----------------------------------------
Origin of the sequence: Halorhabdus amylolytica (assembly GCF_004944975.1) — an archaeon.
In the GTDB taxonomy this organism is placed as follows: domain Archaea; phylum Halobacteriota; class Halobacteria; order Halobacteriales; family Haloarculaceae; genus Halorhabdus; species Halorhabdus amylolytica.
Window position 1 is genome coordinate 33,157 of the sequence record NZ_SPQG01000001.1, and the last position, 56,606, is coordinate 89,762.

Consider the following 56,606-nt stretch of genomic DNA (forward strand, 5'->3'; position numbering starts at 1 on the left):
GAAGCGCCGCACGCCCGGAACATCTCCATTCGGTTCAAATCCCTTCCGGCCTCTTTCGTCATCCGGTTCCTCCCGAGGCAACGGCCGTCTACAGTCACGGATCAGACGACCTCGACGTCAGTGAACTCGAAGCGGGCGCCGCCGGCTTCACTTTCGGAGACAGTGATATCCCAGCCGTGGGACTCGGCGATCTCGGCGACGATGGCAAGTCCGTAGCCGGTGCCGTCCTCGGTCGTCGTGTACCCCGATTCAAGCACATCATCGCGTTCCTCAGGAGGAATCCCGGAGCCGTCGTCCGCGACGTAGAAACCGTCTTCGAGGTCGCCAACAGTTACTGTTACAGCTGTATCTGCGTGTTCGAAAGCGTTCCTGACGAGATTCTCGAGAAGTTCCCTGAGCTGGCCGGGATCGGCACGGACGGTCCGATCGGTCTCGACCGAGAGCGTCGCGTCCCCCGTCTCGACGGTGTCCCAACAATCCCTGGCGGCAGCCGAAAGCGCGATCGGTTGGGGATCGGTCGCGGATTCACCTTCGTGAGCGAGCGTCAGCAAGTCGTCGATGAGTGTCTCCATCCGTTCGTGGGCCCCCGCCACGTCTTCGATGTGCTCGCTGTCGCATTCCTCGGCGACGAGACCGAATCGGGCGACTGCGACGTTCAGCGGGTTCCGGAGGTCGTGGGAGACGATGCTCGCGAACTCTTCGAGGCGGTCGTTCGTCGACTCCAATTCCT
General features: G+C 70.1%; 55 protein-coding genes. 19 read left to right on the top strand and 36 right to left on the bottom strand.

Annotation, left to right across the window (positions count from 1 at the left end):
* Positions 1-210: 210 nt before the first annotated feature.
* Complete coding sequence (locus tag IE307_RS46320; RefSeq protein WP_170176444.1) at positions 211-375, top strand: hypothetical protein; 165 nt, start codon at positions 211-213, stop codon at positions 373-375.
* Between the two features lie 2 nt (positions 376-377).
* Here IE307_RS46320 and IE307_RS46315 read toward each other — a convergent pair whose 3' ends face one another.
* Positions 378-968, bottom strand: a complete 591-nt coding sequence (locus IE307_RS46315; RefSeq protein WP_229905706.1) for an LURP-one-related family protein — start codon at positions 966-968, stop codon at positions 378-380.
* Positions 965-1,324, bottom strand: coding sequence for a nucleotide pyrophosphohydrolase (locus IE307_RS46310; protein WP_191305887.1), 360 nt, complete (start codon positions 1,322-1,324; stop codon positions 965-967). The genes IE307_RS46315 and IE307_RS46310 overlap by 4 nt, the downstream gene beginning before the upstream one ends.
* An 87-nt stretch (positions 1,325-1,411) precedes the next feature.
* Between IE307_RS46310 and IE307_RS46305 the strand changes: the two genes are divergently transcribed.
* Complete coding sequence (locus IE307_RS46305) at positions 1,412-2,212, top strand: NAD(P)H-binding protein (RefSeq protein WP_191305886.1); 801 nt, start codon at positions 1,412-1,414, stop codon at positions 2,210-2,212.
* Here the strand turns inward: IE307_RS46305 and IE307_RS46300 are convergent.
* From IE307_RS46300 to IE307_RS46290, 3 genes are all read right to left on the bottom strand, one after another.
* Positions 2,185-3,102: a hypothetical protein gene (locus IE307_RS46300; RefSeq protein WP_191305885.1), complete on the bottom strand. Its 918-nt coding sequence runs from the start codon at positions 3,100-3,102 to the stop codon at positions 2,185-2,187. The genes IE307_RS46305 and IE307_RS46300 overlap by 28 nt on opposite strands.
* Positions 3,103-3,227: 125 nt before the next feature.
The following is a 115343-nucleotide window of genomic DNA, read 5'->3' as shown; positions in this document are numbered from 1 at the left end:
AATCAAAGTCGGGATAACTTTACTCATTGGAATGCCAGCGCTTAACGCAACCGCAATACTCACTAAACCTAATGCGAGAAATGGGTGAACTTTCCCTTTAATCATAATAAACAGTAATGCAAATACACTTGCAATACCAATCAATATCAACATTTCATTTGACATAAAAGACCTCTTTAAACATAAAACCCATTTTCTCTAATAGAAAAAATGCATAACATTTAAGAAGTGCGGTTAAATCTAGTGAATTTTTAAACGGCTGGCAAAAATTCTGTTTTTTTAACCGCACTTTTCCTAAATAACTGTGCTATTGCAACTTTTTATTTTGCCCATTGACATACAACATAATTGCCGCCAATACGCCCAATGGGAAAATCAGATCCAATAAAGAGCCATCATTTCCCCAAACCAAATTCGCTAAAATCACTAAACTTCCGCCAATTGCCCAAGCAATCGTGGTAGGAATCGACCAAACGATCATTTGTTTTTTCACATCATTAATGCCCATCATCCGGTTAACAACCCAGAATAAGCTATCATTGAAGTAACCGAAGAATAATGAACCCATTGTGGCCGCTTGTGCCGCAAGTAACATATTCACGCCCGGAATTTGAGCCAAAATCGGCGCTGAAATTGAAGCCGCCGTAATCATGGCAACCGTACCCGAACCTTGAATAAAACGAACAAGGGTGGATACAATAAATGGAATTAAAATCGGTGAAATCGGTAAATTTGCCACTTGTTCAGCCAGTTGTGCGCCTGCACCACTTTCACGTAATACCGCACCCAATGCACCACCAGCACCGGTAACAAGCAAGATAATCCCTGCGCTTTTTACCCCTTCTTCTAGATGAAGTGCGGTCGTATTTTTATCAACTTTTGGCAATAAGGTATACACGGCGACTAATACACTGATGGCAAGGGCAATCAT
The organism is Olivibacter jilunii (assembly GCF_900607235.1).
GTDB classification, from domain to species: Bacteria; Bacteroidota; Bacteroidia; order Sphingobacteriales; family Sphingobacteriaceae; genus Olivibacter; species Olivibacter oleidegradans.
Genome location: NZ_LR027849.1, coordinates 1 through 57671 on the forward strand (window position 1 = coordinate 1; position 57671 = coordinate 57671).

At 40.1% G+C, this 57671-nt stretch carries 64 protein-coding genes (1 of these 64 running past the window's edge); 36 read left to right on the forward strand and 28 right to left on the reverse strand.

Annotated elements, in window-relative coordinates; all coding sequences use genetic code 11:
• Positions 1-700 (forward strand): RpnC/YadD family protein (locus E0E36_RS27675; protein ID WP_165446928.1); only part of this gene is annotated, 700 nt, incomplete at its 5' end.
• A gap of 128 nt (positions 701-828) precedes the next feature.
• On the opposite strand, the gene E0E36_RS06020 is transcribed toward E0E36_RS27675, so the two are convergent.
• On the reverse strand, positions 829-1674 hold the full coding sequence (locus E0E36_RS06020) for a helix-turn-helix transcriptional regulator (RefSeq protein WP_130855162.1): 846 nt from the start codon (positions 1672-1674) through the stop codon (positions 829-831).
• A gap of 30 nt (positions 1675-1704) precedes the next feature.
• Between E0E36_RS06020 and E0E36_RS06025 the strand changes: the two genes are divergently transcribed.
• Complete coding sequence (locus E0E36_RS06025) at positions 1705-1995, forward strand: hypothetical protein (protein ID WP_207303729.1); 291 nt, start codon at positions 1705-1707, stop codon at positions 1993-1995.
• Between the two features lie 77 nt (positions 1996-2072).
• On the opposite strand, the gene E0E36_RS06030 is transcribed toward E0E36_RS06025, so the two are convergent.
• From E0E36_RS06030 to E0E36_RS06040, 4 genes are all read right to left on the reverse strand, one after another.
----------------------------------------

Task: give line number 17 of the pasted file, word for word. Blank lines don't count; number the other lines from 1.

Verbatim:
* Here the strand turns inward: IE307_RS46305 and IE307_RS46300 are convergent.